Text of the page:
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ERCP

ERCP services offered in Florence, MA


Endoscopic retrograde cholangiopancreatography (ERCP) is a procedure to check for problems within your pancreas, liver, gallbladder, and bile ducts. At Hampshire Gastroenterology Associates, LLC, in Florence, Massachusetts, the experienced board-certified gastroenterologists use state-of-the-art technology to perform testing and treatment that restores your health. Call the office to schedule an appointment now!

What is ERCP?

ERCP is a diagnostic and treatment procedure in which your Hampshire Gastroenterology, LLC provider views your liver, pancreas, gallbladder, and bile ducts from the inside. 

During an ERCP, your Hampshire Gastroenterology, LLC provider inserts a long bendable tube (the endoscope) into your mouth and through your esophagus until reaching the top of your small intestine. 

The endoscope contains a tiny camera, so your provider can see the inside of your digestive tract on a monitor. Then, your provider injects a special dye through the endoscope. The dye highlights the organs they need to examine on X-ray images. 

ERCP may also include treatments, like removing gallstones, tumors, or scar tissue. You’ll receive sedation or anesthesia before your ERCP, making it a pain-free process.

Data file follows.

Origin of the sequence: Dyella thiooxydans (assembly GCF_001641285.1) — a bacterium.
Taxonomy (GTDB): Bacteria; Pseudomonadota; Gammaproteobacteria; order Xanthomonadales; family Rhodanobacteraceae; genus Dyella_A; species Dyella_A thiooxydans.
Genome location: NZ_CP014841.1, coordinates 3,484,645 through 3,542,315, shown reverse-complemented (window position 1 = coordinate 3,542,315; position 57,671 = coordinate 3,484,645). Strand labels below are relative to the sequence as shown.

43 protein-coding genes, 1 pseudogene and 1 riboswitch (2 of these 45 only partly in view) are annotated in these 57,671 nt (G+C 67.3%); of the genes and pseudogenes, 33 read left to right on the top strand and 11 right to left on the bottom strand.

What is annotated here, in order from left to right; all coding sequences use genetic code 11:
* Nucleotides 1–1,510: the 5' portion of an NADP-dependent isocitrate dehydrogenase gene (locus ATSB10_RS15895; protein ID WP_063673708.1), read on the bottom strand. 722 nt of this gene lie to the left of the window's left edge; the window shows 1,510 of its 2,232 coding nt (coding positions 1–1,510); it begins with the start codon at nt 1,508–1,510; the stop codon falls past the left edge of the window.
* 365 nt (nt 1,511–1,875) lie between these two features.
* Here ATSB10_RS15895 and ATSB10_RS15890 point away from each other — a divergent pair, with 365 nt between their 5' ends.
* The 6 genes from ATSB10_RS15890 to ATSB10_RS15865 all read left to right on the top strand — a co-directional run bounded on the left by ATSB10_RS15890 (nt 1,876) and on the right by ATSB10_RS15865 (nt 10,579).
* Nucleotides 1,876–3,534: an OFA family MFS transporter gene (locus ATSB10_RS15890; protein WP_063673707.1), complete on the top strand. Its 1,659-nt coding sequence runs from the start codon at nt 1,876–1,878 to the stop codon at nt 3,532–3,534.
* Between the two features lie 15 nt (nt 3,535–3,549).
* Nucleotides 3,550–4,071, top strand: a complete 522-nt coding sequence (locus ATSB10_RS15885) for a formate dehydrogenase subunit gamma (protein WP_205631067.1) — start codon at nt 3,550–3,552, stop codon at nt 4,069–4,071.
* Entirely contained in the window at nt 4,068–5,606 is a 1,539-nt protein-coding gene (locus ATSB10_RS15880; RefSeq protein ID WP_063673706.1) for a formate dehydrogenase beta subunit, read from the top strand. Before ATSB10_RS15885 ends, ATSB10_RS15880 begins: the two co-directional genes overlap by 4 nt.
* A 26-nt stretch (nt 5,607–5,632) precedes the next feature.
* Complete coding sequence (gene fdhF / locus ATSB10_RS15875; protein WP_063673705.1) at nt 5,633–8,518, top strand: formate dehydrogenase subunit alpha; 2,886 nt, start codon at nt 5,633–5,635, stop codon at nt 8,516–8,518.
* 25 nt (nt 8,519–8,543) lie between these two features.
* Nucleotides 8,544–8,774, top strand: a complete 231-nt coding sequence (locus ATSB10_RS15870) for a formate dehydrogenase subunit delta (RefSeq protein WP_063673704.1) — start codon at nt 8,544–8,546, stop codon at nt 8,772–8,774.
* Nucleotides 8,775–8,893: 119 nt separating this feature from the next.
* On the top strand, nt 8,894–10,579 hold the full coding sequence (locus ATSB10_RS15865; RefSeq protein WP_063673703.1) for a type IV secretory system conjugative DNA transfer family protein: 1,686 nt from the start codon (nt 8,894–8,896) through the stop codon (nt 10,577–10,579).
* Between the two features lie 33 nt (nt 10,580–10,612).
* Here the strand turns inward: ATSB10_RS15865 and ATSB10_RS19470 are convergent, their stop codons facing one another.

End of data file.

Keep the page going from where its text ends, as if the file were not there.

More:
When might I need an ERCP?

Your Hampshire Gastroenterology, LLC provider may recommend ERCP if you have symptoms like abdominal pain, yellowing of the eyes and skin (jaundice), or other issues that likely originate in the gallbladder, pancreas, bile ducts, or liver. 

Some conditions that ERCP can diagnose and sometimes treat include:

  • Gallstones
  • Gallbladder inflammation
  • Pancreatitis
  • Pancreatic cancer
  • Pancreatic cysts
  • Strictures (scar tissue)

The most common reason for ERCP is locating and removing gallstones lodged in the bile duct. There are other reasons to have ERCP as well, based on your unique needs.

How do I prepare for an ERCP?

The Hampshire Gastroenterology, LLC team, gives you ERCP prep instructions ahead of time. You’ll need to fast (no food or liquids) for eight hours. Let your provider know if you have any allergies, particularly to iodine (the dye used in an ERCP). 

In most cases, you’ll be able to go home the day of your procedure, so arrange transportation with a loved one. You can’t drive until the sedative wears off completely. 

What happens after an ERCP?

After an ERCP, you’ll probably have a sore throat, so eating a soft diet for a few days can help. You may have some bloating and nausea, but these issues usually subside within a day. Most people return to work the next day. 

Call Hampshire Gastroenterology Associates, LLC to schedule your appointment with a board-certified gastroenterologist now. 

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